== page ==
When is a newspaper considered "published and of general circulation"
Oshtemo township is expanding their sewer system. The township intends to issue "Limited Tax General Obligation" bonds (LTGO), aka "Non-voting bonds", which require a "notice of intent to sell bonds and resident right of referendum" to be published in a quarter page ad in the local "newspaper". In Oshtemo, the Kalamazoo Gazette is the only available "newspaper" that fits the Michigan statutory definition. That definition requires "general circulation" but never defines what "general circulation" is. The Gazette delivers the paper to subscribers on Tuesday, Thursday and Sunday, so it obviously fits the definition on those days. Oshtemo placed the notice in Monday's edition, which is not delivered to subscribers but it is printed and certain stores have them available for purchase. Other townships do allow notices in free publications that aren't delivered to anyone. These notices are meant to satisfy the Due Process requirement of the US Constitutions's 14th amendment. In 1976, in Dow vs State of Michigan, the Michigan Supreme Court decided that sometimes a simple notice in the newspaper is not sufficient notice to satisfy Due Process even though that's all that is required by statute. Even though that was a different kind of case, is the intent of the statement still applicable? Although publishing the notice on a day when the paper is not delivered to subscribers seems to be legally sufficient to satisfy the statute, is it adequate to satisfy Due Process? Do subscribers who receive the paper every day it's delivered have a reasonable expectation that notices will be placed in issues they receive? Did Oshtemo deny Due Process to all the subscribers?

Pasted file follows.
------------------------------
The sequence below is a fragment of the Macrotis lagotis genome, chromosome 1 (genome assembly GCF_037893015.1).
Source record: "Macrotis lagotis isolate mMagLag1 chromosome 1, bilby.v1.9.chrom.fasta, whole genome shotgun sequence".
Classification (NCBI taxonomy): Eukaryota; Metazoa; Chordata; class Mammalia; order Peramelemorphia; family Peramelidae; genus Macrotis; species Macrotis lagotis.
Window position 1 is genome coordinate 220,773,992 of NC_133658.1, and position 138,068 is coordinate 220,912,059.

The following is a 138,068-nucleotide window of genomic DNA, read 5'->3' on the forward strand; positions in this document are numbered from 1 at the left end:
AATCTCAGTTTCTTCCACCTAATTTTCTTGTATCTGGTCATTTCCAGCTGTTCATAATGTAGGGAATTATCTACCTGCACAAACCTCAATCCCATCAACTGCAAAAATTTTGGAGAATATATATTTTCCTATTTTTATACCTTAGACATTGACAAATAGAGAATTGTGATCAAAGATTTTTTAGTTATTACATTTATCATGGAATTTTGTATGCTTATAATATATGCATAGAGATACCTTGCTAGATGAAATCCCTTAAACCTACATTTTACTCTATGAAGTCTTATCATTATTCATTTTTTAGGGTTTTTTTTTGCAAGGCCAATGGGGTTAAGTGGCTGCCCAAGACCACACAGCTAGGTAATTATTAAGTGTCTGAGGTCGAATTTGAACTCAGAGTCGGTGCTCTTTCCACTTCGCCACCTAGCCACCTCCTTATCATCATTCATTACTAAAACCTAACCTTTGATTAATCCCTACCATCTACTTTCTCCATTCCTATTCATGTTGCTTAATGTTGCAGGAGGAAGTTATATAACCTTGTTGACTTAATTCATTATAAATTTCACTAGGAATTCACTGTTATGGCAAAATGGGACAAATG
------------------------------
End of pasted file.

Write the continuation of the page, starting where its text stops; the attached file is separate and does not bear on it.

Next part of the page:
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Kalamazoo County Michigan
As I was reading your question I was thinking "this sounds like a legal question." I can't offer a legal opinion as to whether the newspaper and circulation schedule satisfies due process, but I can share that there is actually a Publication of Notices in Newspapers Act, PA 247 of 1963, being MCL 691.1051 (see http://legislature.mi.gov/doc.aspx?mcl-691-1051). The act, in its entirety, is reproduced below:
691.1051 Newspaper; definition; publication of notices.
Sec. 1. The term “newspaper” as used in any statute of this state, except the revised judicature act of 1961 relative to the publication of a notice of any kind, shall be construed to refer only to a newspaper published in the English language for the dissemination of local or transmitted news and intelligence of a general character or for the dissemination of legal news, which
(a) has a bona fide list of paying subscribers or has been published at not less than weekly intervals in the same community without interruption for at least 2 years, and
(b) has been published and of general circulation at not less than weekly intervals without interruption for at least 1 year in the county, township, city, village or district where the notice is required to be published. A newspaper shall not lose eligibility for interruption of continuous publication because of acts of God, labor disputes or because of military service of the publisher for a period of not to exceed 2 years and provided publication is resumed within 6 months following the termination of such military service,
(c) annually averages at least 25% news and editorial content per issue. The term “news and editorial content” for the purpose of this section means any printed matter other than advertising. If no newspaper so qualifies in the county where the court is situated, the term “newspaper” shall include any newspaper in an adjoining county which by this act is qualified to publish notice of actions commenced therein.